In this case, the court found that the mere prospect of recovery in the adversary proceeding provided a benefit to the Tronox estate. During the Chapter 11 proceedings, the debtors reached a settlement with the unsecured creditors and environmental and tort creditors, whereby the environmental and tort creditors agreed to accept all proceeds from the adversary proceeding against Anadarko (in addition to certain cash consideration) in satisfaction of their claims against Tronox, and the unsecured creditors would receive all of the stock of the reorganized companies free of any legacy liabilities. The court found that the transfer of stock to the unsecured creditors provided a benefit to the estate.
Additionally, the settlement agreement with the environmental and tort creditors proved to be the “cornerstone” of the plan of reorganization, which likely would not have been approved without it. According to the court, “[o]nce this benefit was obtained, §550’s ‘for the benefit of the estate’ requirement was satisfied” and any limits to recovery must be found elsewhere in the law.
However, the court also rejected Tronox’s assertion that there is no limit on fraudulent transfer recovery other than the value of the property transferred. The court identified specific limitations on recovery set forth in §550 and other sections of the Code, including the provision for good faith transferees to retain the value of any improvement in the property and resulting increase in value after the transfer.
Perhaps most significantly, the court recognized that beyond any specific limitations on recovery in the Code, the guiding bankruptcy principle that fraudulent conveyance law is remedial, not punitive, allows bankruptcy courts to use their equitable powers to reduce an estate’s recovery, even in cases of intentional fraudulent transfers. In a telling statement about the strength of these statutory and equitable limits on recovery, the court concluded its analysis by noting that “the existence of limitations on recovery outside of the ‘for the benefit of the estate’ clause in §550(a) makes speculative Anadarko’s contention that failure to impose its cap will create a multi-billion-dollar ‘windfall’ to creditors if they are successful in establishing liability at trial.”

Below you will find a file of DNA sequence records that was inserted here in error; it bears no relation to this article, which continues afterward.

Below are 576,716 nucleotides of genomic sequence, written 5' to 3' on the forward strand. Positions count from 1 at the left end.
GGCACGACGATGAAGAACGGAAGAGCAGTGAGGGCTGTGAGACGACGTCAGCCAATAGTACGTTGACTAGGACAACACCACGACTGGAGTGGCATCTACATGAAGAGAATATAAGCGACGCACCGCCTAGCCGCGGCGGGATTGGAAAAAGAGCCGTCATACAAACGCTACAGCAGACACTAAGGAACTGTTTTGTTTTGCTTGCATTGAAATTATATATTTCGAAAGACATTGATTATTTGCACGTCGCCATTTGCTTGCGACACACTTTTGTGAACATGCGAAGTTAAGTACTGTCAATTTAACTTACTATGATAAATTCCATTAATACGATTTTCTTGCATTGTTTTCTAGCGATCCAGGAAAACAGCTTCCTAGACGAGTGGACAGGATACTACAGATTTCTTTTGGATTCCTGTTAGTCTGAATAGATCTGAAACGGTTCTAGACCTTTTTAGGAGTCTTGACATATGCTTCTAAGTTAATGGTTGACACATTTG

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Atara Miller is a partner in the New York office of Milbank, Tweed, Hadley & McCloy and a member of the firm’s Litigation & Arbitration Group. Her practice focuses on federal and state court litigation of complex commercial matters, in addition to bankruptcy-related litigation. In the financial restructuring sphere, she has defended individual lenders and lender groups against fraudulent transfer claims through trial, District Court and Circuit Court appeals. She has also prosecuted fraudulent misrepresentation claims on behalf of secured lenders. Miller has been involved in several groundbreaking bankruptcy-related litigations, including representing the Transeastern defendants in a $500 million fraudulent transfer case, In re TOUSA.
Miller has spoken on numerous occasions about recent developments in fraudulent transfer actions, including serving on the 2010 panel of “Hot Topics in Bankruptcy Litigation” hosted by the New York City Bar Association. She graduated from McGill University with great distinction. She can be reached at amiller [at] milbank [dot] com.
Gabrielle Ruha is an associate in the New York office of Milbank, Tweed, Hadley & McCloy and a member of the firm’s Litigation & Arbitration Group. Ruha’s practice focuses on complex commercial litigation and bankruptcy-related litigation. She has drafted a number of trial and appellate briefs involving such topics as corporate valuation, solvency and various issues relating to federal bankruptcy law. She has been an active participant in trials and hearings in federal courts, the Delaware Court of Chancery and New York State courts, representing commercial lenders, corporations, and individuals.
Ruha earned a B.A., summa cum laude, in Political Science from Hofstra University in 2004. She received her J.D., magna cum laude, from Hofstra University School of Law in 2007, and served as an associate editor of the Hofstra Law Review. She can be reached at gruha [at] milbank [dot] com.